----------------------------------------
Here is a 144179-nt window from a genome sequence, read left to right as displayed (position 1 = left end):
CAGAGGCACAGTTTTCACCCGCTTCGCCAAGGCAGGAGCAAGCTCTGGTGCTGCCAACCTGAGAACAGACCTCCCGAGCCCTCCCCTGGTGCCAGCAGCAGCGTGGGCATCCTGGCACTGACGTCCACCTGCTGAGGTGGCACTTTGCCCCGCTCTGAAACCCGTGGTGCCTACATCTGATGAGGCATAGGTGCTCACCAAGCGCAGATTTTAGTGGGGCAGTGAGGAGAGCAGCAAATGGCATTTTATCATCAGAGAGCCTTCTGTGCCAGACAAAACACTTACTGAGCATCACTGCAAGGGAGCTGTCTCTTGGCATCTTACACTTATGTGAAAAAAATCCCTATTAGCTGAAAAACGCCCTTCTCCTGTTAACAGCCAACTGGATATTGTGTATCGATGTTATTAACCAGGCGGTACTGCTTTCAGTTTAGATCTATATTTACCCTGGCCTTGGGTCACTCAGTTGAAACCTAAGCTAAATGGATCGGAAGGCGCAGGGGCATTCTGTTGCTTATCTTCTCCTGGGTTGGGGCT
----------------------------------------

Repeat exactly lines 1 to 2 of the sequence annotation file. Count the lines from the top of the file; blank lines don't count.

Here is a 144179-nt window from a genome sequence, read left to right as displayed (position 1 = left end):
CAGAGGCACAGTTTTCACCCGCTTCGCCAAGGCAGGAGCAAGCTCTGGTGCTGCCAACCTGAGAACAGACCTCCCGAGCCCTCCCCTGGTGCCAGCAGCAGCGTGGGCATCCTGGCACTGACGTCCACCTGCTGAGGTGGCACTTTGCCCCGCTCTGAAACCCGTGGTGCCTACATCTGATGAGGCATAGGTGCTCACCAAGCGCAGATTTTAGTGGGGCAGTGAGGAGAGCAGCAAATGGCATTTTATCATCAGAGAGCCTTCTGTGCCAGACAAAACACTTACTGAGCATCACTGCAAGGGAGCTGTCTCTTGGCATCTTACACTTATGTGAAAAAAATCCCTATTAGCTGAAAAACGCCCTTCTCCTGTTAACAGCCAACTGGATATTGTGTATCGATGTTATTAACCAGGCGGTACTGCTTTCAGTTTAGATCTATATTTACCCTGGCCTTGGGTCACTCAGTTGAAACCTAAGCTAAATGGATCGGAAGGCGCAGGGGCATTCTGTTGCTTATCTTCTCCTGGGTTGGGGCT